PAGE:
The next tier down in customer is the highly urbanized 20-34 year old. Due to the constraints of urban living when this group has extra cash they tend to buy $400 bags and shoes, rather than put it into a car or mortgage payment. There are far more people in this group located in Europe and Asia than there are in the USA.

It probably doesn't make sense to start many other sorts of online business in London, but fashion is an exception.


Don't worry, it appears this was just a topic made-up as an excuse to namedrop and self-promote. The US is a massive country of early adopters in a single, standardized market with the same language, same culture, same media [for publicity purposes], etc etc... and a culture, tax code, legal system, and governance that supports entrepreneurialism (yes, it's far from perfect, but it's generally better than western Europe, look at the ridiculous policies promoted by Hollande in France and his mocking of startups). Like you said, why would you make things harder for yourself when doing something already very difficult?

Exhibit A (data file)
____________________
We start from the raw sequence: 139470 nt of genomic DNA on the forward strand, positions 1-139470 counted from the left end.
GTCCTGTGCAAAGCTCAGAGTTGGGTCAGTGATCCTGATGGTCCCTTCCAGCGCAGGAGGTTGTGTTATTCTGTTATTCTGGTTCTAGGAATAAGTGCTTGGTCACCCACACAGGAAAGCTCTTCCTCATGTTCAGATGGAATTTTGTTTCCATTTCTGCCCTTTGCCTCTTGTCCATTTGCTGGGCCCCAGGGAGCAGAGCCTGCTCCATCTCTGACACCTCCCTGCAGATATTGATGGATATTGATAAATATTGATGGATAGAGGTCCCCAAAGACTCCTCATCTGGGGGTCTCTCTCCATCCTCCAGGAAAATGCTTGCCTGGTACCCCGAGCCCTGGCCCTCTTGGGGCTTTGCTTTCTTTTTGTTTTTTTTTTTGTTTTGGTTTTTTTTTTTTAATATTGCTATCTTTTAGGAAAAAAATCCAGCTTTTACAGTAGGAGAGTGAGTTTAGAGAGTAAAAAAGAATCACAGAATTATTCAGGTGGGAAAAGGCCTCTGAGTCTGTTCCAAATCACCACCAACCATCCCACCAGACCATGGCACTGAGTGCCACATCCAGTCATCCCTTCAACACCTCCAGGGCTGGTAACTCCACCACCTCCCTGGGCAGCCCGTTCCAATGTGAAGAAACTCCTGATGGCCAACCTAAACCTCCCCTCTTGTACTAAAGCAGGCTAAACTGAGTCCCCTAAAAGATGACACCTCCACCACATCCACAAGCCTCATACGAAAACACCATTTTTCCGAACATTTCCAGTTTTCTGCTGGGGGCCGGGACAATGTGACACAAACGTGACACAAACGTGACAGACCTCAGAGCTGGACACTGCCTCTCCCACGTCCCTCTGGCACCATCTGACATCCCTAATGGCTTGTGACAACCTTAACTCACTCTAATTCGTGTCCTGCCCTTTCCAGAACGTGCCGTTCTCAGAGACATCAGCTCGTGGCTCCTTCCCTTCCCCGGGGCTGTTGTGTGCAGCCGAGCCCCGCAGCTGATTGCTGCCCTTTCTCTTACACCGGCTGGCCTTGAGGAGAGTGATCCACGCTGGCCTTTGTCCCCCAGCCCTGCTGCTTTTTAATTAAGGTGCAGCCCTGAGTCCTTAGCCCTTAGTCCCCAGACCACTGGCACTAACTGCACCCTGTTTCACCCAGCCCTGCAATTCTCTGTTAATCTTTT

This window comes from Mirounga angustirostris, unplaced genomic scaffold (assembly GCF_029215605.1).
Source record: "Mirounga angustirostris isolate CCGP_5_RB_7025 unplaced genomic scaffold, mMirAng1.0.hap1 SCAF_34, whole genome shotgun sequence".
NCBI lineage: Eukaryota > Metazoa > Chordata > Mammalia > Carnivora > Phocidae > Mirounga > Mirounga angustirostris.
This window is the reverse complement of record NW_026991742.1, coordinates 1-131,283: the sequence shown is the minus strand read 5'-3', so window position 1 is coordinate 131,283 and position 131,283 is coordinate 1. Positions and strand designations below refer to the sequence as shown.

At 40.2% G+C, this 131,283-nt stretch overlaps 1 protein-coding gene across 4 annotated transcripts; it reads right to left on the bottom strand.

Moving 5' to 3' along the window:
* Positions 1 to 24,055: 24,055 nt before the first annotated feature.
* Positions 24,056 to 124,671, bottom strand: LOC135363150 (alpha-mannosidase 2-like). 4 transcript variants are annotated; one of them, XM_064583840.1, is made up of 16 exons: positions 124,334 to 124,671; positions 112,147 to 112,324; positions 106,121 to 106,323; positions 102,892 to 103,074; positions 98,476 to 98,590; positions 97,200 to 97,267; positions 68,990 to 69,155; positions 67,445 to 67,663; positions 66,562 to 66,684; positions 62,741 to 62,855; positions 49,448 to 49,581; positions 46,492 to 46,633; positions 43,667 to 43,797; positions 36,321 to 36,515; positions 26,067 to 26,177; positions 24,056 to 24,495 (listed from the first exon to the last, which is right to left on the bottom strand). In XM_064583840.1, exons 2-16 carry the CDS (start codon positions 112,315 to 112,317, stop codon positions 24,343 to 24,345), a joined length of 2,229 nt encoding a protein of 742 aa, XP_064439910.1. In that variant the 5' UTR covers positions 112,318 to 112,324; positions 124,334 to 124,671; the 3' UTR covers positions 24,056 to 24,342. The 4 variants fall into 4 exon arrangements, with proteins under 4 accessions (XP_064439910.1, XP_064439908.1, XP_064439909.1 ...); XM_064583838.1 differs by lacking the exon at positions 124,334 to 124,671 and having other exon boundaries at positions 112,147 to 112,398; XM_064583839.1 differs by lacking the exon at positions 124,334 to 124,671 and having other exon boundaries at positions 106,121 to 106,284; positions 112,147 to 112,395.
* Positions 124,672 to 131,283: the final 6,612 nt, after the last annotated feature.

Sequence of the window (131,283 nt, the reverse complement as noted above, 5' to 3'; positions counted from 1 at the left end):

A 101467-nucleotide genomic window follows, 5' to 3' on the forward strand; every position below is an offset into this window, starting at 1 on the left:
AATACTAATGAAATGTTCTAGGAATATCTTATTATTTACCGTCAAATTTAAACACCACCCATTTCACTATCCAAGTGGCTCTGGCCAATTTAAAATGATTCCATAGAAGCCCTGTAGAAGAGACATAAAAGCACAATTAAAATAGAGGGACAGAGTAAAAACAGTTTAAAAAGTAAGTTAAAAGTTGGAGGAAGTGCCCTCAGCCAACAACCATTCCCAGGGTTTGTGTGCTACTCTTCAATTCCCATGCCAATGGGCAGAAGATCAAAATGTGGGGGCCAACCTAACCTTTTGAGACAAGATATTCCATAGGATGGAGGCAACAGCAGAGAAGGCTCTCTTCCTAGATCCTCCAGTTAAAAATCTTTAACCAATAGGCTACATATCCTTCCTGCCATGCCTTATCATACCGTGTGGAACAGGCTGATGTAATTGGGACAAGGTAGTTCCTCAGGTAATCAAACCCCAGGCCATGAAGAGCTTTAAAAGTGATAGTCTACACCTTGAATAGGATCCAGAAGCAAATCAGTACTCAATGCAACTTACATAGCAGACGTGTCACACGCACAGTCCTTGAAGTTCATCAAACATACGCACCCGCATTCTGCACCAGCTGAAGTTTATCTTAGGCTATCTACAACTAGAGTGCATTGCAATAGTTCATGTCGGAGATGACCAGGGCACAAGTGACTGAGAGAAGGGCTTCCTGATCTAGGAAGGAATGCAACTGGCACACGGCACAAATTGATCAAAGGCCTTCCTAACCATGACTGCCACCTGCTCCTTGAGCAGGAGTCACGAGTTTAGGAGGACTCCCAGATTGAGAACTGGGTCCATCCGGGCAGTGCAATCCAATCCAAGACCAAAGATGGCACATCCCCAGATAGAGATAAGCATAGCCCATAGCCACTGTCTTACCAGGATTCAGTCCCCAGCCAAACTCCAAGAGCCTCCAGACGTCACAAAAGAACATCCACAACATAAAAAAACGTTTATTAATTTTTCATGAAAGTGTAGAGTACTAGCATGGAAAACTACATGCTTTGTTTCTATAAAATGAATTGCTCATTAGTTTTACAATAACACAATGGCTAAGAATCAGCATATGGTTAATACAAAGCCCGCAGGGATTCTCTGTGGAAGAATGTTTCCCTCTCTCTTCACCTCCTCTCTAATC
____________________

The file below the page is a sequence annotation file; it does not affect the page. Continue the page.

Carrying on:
I'm currently bootstrapping a startup in London [0].

The problem for technical people creating startups in Europe isn't just lack of capital. It's risk-adverseness and occasionally classism. Unless you're creating a pure internet startup you will need to work with other businesses and your first issue is in convincing them to take a risk on you; if you've not got an MBA from x University, some friends in the industry and a couple of entrepreneurship awards it's only harder to do this.

The other ways up are really silly. Incubators that want you to social proof yourself with a number of popular advisors, etc. Also known as "You have to be in to get in." Or the weird government schemes that will give you a nice loan to pay-off, or the very dodgy-looking startup schools which want you to pay a fee to have them parrot obvious advice at you "Be Lean! Be Agile! Fill Out This Canvas!" The only important things are the right connections and an opportunity to prove yourself and what's there is often about legitimising the institution above giving the player an opportunity to legitimise themselves.